Some American eels will travel toward freshwater sources for up to 25 years before undergoing another transformation. When the eels are ready to mate, their bodies get darker, their eyes bigger, they accumulate fat and thicker skin, and stop eating. Following cues from the stars, the moon, the Earth's magnetic field, a heightened homing ability, or some unknown combination, the eels turn toward the sea. Every American eel in the world will head toward the Sargasso Sea, a section of the North Atlantic Ocean, to spawn. This body of water is important for other animals too; whales migrate through it, and juvenile sea turtles ride in its current for years before returning to the coast.

Unfortunately, these fish are endangered due to human impacts. Climate change warms the water, reducing the amount of oxygen that eels depend on to breathe. While eels move around obstacles more easily than other fish because of their long, slippery bodies, man-made barriers like dams keep eels from traveling upriver. If you want to help American eels, keep their home clean by putting your trash in disposal bins. You can also reduce the impacts of climate change by carrying reusable shopping bags and water bottles, recycling, and conserving water and electricity at home and in school.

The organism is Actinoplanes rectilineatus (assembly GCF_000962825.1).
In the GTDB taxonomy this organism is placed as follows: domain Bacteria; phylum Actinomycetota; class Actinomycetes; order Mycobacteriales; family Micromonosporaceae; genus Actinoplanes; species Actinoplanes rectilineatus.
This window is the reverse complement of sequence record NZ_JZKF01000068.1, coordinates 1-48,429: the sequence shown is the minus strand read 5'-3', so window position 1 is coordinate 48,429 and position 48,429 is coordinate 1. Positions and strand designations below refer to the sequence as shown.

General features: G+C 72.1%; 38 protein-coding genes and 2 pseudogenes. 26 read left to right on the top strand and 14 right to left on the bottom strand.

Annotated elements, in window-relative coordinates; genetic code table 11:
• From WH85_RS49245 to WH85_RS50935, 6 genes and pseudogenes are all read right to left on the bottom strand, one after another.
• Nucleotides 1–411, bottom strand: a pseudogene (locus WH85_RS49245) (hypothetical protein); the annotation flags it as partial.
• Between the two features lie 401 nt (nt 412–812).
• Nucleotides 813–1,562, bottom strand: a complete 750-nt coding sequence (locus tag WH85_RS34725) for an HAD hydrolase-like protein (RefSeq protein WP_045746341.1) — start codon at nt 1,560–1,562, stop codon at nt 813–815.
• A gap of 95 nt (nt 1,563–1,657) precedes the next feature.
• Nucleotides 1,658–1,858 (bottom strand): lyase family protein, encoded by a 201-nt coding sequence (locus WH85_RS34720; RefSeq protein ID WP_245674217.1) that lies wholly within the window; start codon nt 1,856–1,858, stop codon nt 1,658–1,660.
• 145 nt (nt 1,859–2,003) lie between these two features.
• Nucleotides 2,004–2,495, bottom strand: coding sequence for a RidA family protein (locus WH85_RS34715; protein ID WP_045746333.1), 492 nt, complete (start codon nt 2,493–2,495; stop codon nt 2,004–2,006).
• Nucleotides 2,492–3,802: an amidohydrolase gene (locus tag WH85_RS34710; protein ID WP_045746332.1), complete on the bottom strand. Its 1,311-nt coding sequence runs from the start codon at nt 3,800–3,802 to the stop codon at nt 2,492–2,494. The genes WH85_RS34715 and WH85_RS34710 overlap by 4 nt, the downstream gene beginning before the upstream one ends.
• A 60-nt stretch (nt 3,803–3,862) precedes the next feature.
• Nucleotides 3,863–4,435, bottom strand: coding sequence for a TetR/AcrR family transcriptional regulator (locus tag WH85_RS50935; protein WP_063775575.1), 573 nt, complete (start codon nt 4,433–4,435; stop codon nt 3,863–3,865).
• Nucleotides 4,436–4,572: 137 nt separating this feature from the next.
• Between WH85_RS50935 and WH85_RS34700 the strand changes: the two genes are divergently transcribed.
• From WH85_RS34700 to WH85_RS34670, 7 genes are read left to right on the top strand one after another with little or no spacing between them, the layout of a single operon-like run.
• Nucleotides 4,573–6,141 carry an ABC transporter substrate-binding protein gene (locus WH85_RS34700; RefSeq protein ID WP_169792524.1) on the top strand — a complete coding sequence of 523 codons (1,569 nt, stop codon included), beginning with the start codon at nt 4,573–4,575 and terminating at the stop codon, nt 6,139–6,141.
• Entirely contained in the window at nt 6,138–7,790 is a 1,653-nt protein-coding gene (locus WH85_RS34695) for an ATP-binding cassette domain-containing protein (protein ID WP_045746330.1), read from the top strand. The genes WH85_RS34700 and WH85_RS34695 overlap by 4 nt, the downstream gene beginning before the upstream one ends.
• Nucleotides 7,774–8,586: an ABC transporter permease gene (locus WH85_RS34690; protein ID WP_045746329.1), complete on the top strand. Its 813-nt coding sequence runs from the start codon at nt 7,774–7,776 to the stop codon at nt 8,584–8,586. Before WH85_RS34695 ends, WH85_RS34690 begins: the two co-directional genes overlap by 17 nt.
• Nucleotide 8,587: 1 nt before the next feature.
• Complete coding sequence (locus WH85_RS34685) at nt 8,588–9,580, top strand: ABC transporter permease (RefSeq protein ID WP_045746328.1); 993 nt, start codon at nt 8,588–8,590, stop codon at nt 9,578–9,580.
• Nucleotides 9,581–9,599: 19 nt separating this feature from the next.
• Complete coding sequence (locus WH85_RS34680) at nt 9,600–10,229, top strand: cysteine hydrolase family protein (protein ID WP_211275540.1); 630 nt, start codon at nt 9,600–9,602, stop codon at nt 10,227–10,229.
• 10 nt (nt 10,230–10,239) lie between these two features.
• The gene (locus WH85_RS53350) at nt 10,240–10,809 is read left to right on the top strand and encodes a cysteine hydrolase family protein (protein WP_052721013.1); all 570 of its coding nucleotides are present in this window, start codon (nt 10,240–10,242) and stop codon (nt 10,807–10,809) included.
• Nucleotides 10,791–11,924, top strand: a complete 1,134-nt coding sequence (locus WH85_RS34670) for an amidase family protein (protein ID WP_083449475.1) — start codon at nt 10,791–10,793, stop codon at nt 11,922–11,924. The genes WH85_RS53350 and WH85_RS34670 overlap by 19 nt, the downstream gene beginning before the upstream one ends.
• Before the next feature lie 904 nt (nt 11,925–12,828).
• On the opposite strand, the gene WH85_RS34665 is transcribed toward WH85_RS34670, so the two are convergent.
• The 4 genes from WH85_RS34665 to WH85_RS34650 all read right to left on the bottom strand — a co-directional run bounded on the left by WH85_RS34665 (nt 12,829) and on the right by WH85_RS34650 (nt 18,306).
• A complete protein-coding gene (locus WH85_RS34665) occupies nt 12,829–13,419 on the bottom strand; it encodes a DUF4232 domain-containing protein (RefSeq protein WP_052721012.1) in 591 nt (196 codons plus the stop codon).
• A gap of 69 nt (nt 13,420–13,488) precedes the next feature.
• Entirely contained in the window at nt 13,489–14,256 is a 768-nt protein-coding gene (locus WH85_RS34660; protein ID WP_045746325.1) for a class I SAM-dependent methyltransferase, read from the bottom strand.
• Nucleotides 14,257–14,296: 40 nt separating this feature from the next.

Summer Concert tickets on sale now!



Save Us Your Lees Receipts

WRWA is pleased to be a recipient of Lees Market Community Partners program. Please save us your Lees receipts! You can drop them off at our office at
1151 Main Road, or mail to
Westport River Watershed Alliance
PO Box 3427
Westport, MA   02790.

Thank you, Lees Market! 

Thank you to our corporate sponsors
We are grateful to our corporate sponsors for their annual support of WRWA.  Please take a moment to view our list of sponsors below, and note that each logo is an active link to their individual websites.

Corporate Sponsors

Westport River Watershed Alliance | 508-636-3016 |